Today we look at one cause of rising food prices that took a long time to create, and will take even longer to fix, if we even can. That’s food shortages. Food shortages have three causes, actually. The first is climate change. The second is a rising global population. The third is the number of people in emerging societies who want to eat like those in developed countries like the U.S.
Climate Change and Food Shortages
Weather has always had an effect on food production. A freak cold snap could destroy an orange crop one year, but produce gorgeous cherries. A heat wave could ruin a crop just before harvest. However, these and other climate issues are becoming more frequent. Australia was once a global bread basket, but several years of drought followed by flooding drastically reduced grain output for several years. In addition, growing regions are shifting. In 100 years, Napa will no longer be able to produce wine, but areas further north will be. But we’re not set up for the shift of the almond growing region or the peach growing region. It takes more planning than most people or states or nations are capable of. So, instead, we will see foods disappear or their prices shoot up as they become more rare.
At the same time that our climate is making it more difficult to produce food, we’re making more people. Those people need food. However, the increased demand also increases the price, so many of them simply can’t afford it. In the U.S., we get upset if we spend more than 10% of our income. Imagine spending 50% of your income for one meal a day for your family?
The last factor is the economic improvement of those growing populations. When emerging countries become economically stable, they often look to the established nations as guide for their lifestyle. Populations that once enjoyed simple diets with no or small portions of meat, now want to eat as much meat as Americans. People who used to eat local breakfast foods now want to eat toast and tea every day, even if their country hasn’t traditionally produced bread. Although we can all agree that it’s great to try foods from different cultures, we can’t all eat like Americans. Frankly, Americans shouldn’t be eating like Americans!
Solution to Food Shortages: Change Your Eating Habits
Americans didn’t always have meat for every meal. We also ate less food in general, and that was healthier for everyone. So, if food prices are high because of shortages, the solution is to change the way you eat. Skip meat in a few meals a week. It can be any meal, but lunch and dinner are more likely to be meat-focused than breakfast. In addition, reduce your portion sizes. American portions have become ridiculous. You don’t need eight ounces of steak for dinner. Four ounces is a proper portion size. Eat more veggies and fruits, too. They’re more filling with fewer calories and costs.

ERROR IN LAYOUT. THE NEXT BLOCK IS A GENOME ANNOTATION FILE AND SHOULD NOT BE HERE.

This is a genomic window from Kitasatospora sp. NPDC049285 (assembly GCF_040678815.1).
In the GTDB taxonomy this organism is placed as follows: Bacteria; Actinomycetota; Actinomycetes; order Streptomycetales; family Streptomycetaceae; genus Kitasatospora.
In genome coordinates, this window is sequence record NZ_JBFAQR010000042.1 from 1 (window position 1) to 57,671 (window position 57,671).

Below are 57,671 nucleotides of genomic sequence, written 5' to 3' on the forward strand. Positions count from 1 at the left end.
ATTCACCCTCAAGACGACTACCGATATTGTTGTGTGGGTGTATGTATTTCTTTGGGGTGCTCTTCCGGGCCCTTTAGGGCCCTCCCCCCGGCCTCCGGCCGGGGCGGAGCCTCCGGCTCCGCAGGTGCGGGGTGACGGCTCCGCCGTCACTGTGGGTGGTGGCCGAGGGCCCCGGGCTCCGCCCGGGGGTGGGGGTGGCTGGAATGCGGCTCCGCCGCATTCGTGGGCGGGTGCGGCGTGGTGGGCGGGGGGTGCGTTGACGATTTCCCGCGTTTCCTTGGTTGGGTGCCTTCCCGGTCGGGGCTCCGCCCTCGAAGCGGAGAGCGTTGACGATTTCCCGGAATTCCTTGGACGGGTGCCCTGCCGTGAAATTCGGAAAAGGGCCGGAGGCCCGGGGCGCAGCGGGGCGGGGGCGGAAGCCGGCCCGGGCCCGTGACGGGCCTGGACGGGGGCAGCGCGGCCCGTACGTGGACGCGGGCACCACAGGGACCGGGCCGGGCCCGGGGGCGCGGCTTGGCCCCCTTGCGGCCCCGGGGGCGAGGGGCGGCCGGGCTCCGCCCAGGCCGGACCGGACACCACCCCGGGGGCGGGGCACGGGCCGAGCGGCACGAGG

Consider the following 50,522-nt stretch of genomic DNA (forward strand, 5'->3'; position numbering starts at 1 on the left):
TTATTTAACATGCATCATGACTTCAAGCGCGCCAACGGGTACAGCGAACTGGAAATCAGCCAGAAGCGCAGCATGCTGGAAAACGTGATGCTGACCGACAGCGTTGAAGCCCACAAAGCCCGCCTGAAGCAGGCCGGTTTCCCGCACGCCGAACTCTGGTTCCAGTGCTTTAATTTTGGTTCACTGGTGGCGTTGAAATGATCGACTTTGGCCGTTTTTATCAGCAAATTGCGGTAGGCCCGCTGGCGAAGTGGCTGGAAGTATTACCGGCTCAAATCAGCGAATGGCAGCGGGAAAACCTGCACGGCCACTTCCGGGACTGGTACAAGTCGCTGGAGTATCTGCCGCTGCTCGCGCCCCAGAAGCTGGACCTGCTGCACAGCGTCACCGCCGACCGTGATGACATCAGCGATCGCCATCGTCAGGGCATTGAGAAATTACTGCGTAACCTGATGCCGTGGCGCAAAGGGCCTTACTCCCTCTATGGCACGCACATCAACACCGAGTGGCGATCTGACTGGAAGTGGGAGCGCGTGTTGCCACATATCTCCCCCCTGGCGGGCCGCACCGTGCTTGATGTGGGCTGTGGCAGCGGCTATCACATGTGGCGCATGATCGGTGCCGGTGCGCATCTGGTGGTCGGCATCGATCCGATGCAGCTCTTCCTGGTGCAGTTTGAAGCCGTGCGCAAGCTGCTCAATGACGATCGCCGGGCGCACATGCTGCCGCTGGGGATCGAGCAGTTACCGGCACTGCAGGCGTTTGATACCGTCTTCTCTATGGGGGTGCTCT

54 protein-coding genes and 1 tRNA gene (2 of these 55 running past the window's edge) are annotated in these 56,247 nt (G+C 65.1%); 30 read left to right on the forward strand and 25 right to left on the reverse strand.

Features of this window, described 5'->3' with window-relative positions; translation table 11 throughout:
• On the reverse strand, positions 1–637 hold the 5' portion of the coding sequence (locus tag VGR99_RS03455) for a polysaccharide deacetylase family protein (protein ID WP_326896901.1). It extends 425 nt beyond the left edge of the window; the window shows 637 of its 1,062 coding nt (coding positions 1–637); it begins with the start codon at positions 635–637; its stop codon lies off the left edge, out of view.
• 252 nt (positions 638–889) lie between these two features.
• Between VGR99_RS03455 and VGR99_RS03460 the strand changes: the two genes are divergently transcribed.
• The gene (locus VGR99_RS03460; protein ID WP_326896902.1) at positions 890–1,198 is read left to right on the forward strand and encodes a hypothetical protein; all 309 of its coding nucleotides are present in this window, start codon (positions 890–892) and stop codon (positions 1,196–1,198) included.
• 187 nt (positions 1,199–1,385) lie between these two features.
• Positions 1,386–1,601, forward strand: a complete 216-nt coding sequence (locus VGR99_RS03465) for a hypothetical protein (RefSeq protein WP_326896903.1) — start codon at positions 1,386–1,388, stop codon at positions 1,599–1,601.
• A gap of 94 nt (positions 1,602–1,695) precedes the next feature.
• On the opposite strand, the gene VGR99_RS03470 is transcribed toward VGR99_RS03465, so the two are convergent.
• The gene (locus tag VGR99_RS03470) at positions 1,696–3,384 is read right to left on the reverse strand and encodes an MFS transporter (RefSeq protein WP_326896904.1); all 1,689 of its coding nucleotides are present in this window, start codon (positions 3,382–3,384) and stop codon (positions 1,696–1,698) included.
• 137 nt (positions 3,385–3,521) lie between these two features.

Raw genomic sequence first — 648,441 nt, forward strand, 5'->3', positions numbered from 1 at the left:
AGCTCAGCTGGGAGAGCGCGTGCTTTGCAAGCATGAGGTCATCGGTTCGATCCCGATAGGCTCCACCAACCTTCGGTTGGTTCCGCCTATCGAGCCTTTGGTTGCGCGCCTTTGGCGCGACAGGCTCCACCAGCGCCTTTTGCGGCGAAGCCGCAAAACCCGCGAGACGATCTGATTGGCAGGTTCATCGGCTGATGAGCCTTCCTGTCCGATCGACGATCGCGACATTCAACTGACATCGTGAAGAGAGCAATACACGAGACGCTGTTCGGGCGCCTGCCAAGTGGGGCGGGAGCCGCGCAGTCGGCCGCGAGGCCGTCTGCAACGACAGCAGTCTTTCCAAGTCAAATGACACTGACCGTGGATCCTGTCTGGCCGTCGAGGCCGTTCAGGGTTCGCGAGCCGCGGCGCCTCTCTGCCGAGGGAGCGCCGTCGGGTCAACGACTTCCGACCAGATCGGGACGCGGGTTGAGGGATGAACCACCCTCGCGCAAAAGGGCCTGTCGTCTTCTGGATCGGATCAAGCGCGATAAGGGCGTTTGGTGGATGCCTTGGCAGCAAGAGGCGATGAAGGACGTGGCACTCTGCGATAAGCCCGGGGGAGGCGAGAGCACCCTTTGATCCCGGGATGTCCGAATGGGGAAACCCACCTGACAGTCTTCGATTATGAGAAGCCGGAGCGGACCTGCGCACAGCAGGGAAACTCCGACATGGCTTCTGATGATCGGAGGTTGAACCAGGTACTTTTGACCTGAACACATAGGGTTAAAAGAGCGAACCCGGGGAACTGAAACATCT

Make a menu plan based on what you have and what you need to use up, then shop to fill in. Don’t shop and then decide what to cook or you’re likely to waste food. We’re all guilty of it occasionally, but wasting food is as bad for your wallet as it is for the planet. Think about that next time you buy a container of sour cream so you can use one tablespoon in a recipe, and then never use it again. (I’ve done it, I admit it.)
You’ll notice that I didn’t mention coupons. I do coupon, but I tend to use them for more for paper and drug items. The food coupons I use are generally for condiments, dried beans, rice, and canned goods that are components of home-cooked meals. They’re great for reducing costs, but only as part of a larger strategy to change the way you eat to a more natural, local diet. Sure, you can get a rock-bottom deal on frozen dinners, but they’re not usually healthy and a long-term unhealthy diet will increase your healthcare costs. That’s a whole other issue!